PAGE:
Event Operations Management – 2019 Coventry Half Marathon (Part 1)

Event Operations Management – 2019 Coventry Half Marathon (Part 1)


Hey guys,

Do you remember a post from a few weeks ago regarding the 2019 Coventry Half Marathon (CHM), where I recycled one of my master coursework’s Event Risk Management? Well, that’s not the only coursework I did that year about the marathon! For the Event Operations Management module, I had an assignment that required students to evaluate a live event by providing an analysis of its impacts. However, to analyse an event’s impacts, one has to carry out an event evaluation first. So, in this first post, I’m going to do a critical evaluation of the event, and then I will have a second post describing and analysing the event’s impacts.

Event Operations is the office responsible for integrating and coordinating all other operations within an event and all its associated venues and infrastructures.

According to Ferdinand and Kitchin (2012:174), an event evaluation aims to critically measure, assess, observe and monitor “whether events have been able to achieve their stated intend in a systematic manner“. Essentially, it is a useful method of establishing if the event was a success or a failure, by having a clear understanding of its purpose.

Let’s start with an overview and critical evaluation of the 2019 CHM, which will include:

  1. Location and Venue Management;
  2. Logistics; and
  3. Stakeholders Management.


Location and Venue Management

The event was held on the 24th of March, with a 21.33 km route around the city (see Figure 1). The 2019 CHM included four different races:

  • The Coventry Half Marathon;
  • Wheelchair Half Marathon;
  • Wheelchair 2.5k; and
  • 5k Fun Run.

Figure 1: Route Map | Source: Enjoy Coventry (n.d.)

The event’s main purpose was to raise money for charity (Coventry City Council 2018), and had an average of 4,000 runners; however, according to the event’s full license, the limit was 5,000. Thus, meaning that this event can be categorised as a local or community type event. That is because according to Bowdin et al. (2012:16), these types of events typically “produce a range of benefits“, can help to “encourage participation in sports” and are staged in “public venues such as streets“.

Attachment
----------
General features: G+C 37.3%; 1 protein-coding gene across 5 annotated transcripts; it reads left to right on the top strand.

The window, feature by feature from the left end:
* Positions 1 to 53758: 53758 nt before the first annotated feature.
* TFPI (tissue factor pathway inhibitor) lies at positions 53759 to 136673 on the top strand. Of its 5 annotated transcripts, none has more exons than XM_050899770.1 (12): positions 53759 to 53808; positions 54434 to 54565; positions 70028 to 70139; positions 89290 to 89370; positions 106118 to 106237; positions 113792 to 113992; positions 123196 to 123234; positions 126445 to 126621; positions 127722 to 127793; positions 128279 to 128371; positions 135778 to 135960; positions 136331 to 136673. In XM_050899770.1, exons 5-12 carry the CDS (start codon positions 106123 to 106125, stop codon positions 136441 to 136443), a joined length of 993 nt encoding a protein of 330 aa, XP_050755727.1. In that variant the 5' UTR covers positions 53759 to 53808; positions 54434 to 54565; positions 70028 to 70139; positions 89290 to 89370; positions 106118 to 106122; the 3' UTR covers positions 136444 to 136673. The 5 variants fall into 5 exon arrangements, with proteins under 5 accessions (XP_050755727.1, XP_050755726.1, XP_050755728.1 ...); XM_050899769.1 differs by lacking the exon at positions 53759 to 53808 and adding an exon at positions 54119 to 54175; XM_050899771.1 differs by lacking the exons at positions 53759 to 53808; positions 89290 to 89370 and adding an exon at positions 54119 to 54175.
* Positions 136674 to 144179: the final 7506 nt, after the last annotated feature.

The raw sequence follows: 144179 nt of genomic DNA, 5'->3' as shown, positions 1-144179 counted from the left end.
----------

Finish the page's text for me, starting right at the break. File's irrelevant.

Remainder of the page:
The Race Village was located in and around the Hub Building, which included a baggage drop point. Participants could leave their bags in this drop point, where each label would be associated with the runner’s individual race number. The Village also included toilets, information points, food and drink, first aid team and massages. Along the route, the organisation provided five toilet stations and five water stations.

Since the event took place on the streets of Coventry, 33 roads had to be closed with proper signalisation. The majority of closures started at 7:30 am, with the exception of the roads near the starting point, which had to be closed at 5 am. Once the race began, each road reopened as the last runner passed by.



Each runner was attributed an individual race number (see Figure 2), that included on the reverse their emergency details. This sort of badge had to be worn on the front of their t-shirt with a safety pin securing it. The race numbers were delivered to each runner’s homes, prior to the event, and included a timing chip to be attached on the day.

Figure 2: Runner’s Individual Race Number | Source: Researcher

The first aid team contracted was St. John Ambulance. The event provided a medical centre located at the finish line with a secondary unit just past the half way mark and additional first aiders roaming within the Race Village (Let’s Do This n.d.). Runners were advised not to use headphones during the race “to ensure any medical alerts or marshals’ instructions can be heard” (Let’s Do This n.d.).